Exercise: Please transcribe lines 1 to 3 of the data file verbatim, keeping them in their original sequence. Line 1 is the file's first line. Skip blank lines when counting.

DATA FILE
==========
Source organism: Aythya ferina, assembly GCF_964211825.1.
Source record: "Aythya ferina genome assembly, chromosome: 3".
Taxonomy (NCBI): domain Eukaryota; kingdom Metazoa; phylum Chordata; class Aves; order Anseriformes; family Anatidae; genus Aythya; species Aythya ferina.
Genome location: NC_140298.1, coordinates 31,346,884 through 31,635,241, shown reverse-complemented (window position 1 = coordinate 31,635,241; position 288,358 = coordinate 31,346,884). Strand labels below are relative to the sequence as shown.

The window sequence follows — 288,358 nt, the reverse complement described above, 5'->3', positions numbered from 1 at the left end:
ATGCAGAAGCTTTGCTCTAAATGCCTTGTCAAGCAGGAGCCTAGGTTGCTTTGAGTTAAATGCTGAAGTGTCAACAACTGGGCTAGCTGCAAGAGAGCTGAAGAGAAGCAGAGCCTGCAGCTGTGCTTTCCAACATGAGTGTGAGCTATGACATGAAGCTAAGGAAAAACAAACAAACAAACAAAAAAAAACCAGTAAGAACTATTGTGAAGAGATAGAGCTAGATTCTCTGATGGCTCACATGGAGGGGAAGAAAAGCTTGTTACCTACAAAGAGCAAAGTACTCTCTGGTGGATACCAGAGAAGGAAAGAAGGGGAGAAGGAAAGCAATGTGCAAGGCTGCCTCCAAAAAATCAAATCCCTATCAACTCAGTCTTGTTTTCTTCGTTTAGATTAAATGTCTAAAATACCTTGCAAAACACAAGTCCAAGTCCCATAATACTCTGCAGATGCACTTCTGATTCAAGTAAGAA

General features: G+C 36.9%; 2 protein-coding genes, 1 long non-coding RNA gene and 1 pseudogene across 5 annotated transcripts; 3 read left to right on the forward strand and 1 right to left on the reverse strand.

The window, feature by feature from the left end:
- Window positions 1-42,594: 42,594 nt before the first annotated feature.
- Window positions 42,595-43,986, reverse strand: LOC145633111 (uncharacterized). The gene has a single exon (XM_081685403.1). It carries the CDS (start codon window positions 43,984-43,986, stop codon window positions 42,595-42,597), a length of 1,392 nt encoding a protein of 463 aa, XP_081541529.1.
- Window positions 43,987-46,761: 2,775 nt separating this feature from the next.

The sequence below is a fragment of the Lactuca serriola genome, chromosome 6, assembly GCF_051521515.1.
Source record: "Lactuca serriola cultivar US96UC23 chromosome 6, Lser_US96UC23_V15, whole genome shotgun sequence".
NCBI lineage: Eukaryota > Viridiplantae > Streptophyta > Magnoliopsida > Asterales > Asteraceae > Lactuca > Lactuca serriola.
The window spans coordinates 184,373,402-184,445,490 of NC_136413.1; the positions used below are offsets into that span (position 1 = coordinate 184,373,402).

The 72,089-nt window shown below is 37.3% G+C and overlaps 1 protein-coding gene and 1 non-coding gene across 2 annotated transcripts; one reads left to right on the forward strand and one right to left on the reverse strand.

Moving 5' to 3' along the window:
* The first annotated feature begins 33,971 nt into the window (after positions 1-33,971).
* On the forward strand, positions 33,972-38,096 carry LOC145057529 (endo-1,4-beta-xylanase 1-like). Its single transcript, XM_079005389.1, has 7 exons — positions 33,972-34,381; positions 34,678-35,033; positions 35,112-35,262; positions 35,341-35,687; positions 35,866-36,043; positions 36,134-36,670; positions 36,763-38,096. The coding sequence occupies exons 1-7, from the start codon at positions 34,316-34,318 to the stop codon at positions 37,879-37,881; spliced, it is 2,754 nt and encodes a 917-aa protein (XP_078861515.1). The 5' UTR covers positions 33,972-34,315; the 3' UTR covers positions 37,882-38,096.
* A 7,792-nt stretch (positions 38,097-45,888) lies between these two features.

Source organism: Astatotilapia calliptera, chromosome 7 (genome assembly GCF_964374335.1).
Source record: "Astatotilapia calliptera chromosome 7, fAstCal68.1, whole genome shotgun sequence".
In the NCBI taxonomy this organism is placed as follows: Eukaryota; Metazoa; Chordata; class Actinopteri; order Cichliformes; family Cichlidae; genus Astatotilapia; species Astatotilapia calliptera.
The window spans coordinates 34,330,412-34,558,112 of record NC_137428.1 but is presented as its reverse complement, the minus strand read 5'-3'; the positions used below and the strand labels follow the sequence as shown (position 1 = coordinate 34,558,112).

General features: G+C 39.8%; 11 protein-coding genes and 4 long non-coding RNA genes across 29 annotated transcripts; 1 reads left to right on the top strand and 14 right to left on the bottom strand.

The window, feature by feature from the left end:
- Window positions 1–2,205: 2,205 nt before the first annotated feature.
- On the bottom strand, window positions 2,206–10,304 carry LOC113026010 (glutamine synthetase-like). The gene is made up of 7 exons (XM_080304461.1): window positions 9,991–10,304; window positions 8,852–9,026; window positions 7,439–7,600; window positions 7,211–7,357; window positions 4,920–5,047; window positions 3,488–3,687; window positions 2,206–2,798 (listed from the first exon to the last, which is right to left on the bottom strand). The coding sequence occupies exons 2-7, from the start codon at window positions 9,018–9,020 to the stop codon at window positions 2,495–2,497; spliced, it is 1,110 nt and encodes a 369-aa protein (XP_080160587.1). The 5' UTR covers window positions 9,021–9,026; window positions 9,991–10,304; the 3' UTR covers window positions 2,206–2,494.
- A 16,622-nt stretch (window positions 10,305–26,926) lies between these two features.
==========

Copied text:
Source organism: Aythya ferina, assembly GCF_964211825.1.
Source record: "Aythya ferina genome assembly, chromosome: 3".
Taxonomy (NCBI): domain Eukaryota; kingdom Metazoa; phylum Chordata; class Aves; order Anseriformes; family Anatidae; genus Aythya; species Aythya ferina.